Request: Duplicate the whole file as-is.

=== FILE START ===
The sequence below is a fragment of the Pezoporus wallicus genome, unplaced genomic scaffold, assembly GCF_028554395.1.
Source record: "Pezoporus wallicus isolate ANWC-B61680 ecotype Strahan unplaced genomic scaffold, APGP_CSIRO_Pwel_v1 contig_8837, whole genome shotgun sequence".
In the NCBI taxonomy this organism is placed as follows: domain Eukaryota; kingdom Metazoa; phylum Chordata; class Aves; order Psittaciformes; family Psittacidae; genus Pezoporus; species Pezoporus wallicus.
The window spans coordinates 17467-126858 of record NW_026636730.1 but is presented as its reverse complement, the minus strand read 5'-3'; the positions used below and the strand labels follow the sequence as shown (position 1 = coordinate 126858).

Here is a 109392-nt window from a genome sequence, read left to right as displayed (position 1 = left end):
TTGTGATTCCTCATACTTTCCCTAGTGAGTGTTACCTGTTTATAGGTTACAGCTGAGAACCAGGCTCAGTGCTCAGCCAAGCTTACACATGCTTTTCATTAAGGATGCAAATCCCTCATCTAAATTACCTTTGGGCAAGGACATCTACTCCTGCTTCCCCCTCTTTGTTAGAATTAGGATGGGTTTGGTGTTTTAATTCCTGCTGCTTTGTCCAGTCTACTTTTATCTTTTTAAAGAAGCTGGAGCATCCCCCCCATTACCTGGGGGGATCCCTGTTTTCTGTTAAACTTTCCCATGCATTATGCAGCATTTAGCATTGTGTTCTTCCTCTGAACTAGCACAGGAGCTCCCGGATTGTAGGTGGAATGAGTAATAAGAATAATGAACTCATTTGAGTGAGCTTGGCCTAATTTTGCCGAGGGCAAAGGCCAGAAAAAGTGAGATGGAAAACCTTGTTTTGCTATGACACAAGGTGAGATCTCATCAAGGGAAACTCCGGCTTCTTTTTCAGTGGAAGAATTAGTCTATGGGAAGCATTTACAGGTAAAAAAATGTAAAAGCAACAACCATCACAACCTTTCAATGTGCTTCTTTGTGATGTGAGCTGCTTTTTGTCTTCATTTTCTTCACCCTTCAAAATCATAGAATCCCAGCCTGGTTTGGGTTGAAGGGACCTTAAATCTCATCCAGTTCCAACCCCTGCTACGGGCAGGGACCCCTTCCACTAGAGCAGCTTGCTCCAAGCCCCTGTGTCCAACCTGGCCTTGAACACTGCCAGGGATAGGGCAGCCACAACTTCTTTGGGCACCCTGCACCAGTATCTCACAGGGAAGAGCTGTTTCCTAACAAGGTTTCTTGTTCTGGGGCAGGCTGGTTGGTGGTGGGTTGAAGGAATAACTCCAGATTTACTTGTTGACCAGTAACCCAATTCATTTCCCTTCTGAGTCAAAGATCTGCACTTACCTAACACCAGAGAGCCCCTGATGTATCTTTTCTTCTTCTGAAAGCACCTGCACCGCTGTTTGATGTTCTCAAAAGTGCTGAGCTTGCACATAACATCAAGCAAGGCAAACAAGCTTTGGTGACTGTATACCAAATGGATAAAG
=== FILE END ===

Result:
The sequence below is a fragment of the Pezoporus wallicus genome, unplaced genomic scaffold, assembly GCF_028554395.1.
Source record: "Pezoporus wallicus isolate ANWC-B61680 ecotype Strahan unplaced genomic scaffold, APGP_CSIRO_Pwel_v1 contig_8837, whole genome shotgun sequence".
In the NCBI taxonomy this organism is placed as follows: domain Eukaryota; kingdom Metazoa; phylum Chordata; class Aves; order Psittaciformes; family Psittacidae; genus Pezoporus; species Pezoporus wallicus.
The window spans coordinates 17467-126858 of record NW_026636730.1 but is presented as its reverse complement, the minus strand read 5'-3'; the positions used below and the strand labels follow the sequence as shown (position 1 = coordinate 126858).

Here is a 109392-nt window from a genome sequence, read left to right as displayed (position 1 = left end):
TTGTGATTCCTCATACTTTCCCTAGTGAGTGTTACCTGTTTATAGGTTACAGCTGAGAACCAGGCTCAGTGCTCAGCCAAGCTTACACATGCTTTTCATTAAGGATGCAAATCCCTCATCTAAATTACCTTTGGGCAAGGACATCTACTCCTGCTTCCCCCTCTTTGTTAGAATTAGGATGGGTTTGGTGTTTTAATTCCTGCTGCTTTGTCCAGTCTACTTTTATCTTTTTAAAGAAGCTGGAGCATCCCCCCCATTACCTGGGGGGATCCCTGTTTTCTGTTAAACTTTCCCATGCATTATGCAGCATTTAGCATTGTGTTCTTCCTCTGAACTAGCACAGGAGCTCCCGGATTGTAGGTGGAATGAGTAATAAGAATAATGAACTCATTTGAGTGAGCTTGGCCTAATTTTGCCGAGGGCAAAGGCCAGAAAAAGTGAGATGGAAAACCTTGTTTTGCTATGACACAAGGTGAGATCTCATCAAGGGAAACTCCGGCTTCTTTTTCAGTGGAAGAATTAGTCTATGGGAAGCATTTACAGGTAAAAAAATGTAAAAGCAACAACCATCACAACCTTTCAATGTGCTTCTTTGTGATGTGAGCTGCTTTTTGTCTTCATTTTCTTCACCCTTCAAAATCATAGAATCCCAGCCTGGTTTGGGTTGAAGGGACCTTAAATCTCATCCAGTTCCAACCCCTGCTACGGGCAGGGACCCCTTCCACTAGAGCAGCTTGCTCCAAGCCCCTGTGTCCAACCTGGCCTTGAACACTGCCAGGGATAGGGCAGCCACAACTTCTTTGGGCACCCTGCACCAGTATCTCACAGGGAAGAGCTGTTTCCTAACAAGGTTTCTTGTTCTGGGGCAGGCTGGTTGGTGGTGGGTTGAAGGAATAACTCCAGATTTACTTGTTGACCAGTAACCCAATTCATTTCCCTTCTGAGTCAAAGATCTGCACTTACCTAACACCAGAGAGCCCCTGATGTATCTTTTCTTCTTCTGAAAGCACCTGCACCGCTGTTTGATGTTCTCAAAAGTGCTGAGCTTGCACATAACATCAAGCAAGGCAAACAAGCTTTGGTGACTGTATACCAAATGGATAAAG